All Inmates are shackled whenever they leave their cells. (Julie Small/KQED)
By Julie Small
Segregating prison inmates who repeatedly break the rules or turn violent against other inmates or guards is not new in California. For years the state has placed these inmates in special housing sections with multiple barriers between them and others.
Evidence that segregation ‘can and does cause serious psychological harm’ in inmates with serious mental illness.
But the practice of isolating inmates whose bad behavior may be part of a mental illness is under fire amid a rash of suicides and attempted suicides. The focus on this type of treatment comes against a backdrop of lawsuits brought by inmates against the state over the last two decades. Those lawsuits have exposed a correctional system poorly equipped to handle their extraordinary needs.
Now a federal judge says that kind of punishment poses too great a risk for inmates with serious mental illness who, he says, can and do worsen in segregation. Continue reading
Fresno residents demonstrate their support for a county health program that covers care for undocumented immigrants (Courtesy: Fresno Building Healthy Communities)
Update: Fresno County’s Board of Supervisors voted 4-1 to end the contract providing care to the poor and to undocumented immigrants.
Brandon Hauk’s job is about to get a lot harder. The health of about 7,000 patients he helps at Clinica Sierra Vista in Fresno is in the hands of the county board of supervisors – they are set to vote Tuesday whether or not to shut down a program that covers specialty care for the undocumented.
Hauk doesn’t want to think about how he’s going to explain that to people when their primary care doctor says they need to see a cardiologist, pulmonologist, or endocrinologist.
“What do you say to somebody that has chronic illness and we can’t refer them out? Sorry?” says Hauk. “I mean, how can you tell someone that has abdominal bleeds, I’m sorry, but we can’t help you.”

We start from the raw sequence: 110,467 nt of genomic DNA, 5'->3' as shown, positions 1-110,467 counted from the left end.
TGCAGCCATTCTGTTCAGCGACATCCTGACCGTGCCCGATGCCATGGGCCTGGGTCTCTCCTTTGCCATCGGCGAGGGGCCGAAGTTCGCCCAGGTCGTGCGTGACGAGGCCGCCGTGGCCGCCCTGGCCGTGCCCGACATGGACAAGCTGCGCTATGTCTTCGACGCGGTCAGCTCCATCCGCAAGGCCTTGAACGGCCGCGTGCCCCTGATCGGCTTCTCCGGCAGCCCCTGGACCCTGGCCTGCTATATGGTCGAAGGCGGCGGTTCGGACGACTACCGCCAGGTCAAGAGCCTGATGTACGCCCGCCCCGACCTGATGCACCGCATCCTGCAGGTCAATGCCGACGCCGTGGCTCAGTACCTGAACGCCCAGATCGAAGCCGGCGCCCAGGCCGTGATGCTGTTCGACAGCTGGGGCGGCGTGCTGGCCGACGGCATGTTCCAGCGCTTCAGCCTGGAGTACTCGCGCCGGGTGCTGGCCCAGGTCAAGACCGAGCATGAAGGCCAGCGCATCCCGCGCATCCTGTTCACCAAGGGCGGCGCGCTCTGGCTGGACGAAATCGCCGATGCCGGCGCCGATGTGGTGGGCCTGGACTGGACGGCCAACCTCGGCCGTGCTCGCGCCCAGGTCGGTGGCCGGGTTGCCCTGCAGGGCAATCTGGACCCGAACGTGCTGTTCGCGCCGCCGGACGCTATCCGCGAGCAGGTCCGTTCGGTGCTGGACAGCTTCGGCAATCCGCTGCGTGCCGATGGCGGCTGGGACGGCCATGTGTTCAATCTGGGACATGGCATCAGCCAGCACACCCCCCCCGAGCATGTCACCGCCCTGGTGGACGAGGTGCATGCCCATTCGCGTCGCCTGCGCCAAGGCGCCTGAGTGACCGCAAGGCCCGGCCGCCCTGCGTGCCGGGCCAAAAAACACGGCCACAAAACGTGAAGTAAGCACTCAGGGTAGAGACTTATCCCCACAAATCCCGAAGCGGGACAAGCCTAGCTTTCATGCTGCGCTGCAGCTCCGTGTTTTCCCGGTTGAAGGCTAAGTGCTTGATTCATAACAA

Fresno’s Medically Indigent Services Program was set up decades ago to provide health coverage for the poor, and later, the undocumented. But now that the Affordable Care Act has gone into effect, the county says it doesn’t need the program anymore. Now tens of thousands of uninsured Fresnans have health coverage through Obamacare. More than that, the county says it can’t afford to keep the program going. Continue reading
By Polly Stryker
Taking some fresh air in the courtyard at Westchester Villa, an assisted facility in Inglewood. (Rachael Myrow/KQED)
Last Thursday, August 14, was the day that bills still in the state Senate Appropriations Committee sank or swam. The Senate Appropriations Committee is where bills costing $150,000 or more go for consideration. If bills make it out of this committee, then bills are still in play and could make it to the governor’s desk, albeit with potential amendments along the way. If not, they die.
Going into the home stretch of this legislative session, 16 bills were on the table that, altogether, constituted the first major overhaul of the assisted living industry in nearly 30 years.
Two have already made it to the governor’s desk. AB1523 mandates liability insurance for all assisted living facilities. Advocates say liability insurance is one of the best ways to improve conditions in the industry. Operators whose violations make buying insurance too expensive will be simply forced out of business. The industry group California Assisted Living Association supported AB1523. AB1572 mandates facility operators allow and support resident and family councils at assisted living facilities. CALA supported that one as well.
Most of the rest of the bills are still swimming. But what about the bills that died?
A psychiatric segregation cell at Sacramento Prison. (Julie Small/KQED)
By Julie Small
The number of inmates with mild to severe mental illness has grown to 37,000 in California, about a quarter of the prison population.
A series of lawsuits brought by inmates against the state over the last two decades has exposed a correctional system poorly equipped to handle their extraordinary needs.
Now California is trying to comply with a federal court order to change when and how correctional officers use pepper spray to force uncooperative inmates to leave their cells or follow orders.
Pepper spray may have contributed to three inmate deaths and an unknown number of injuries — unknown because the California Department of Corrections and Rehabilitations doesn’t consider the effects of pepper spray an injury. Continue reading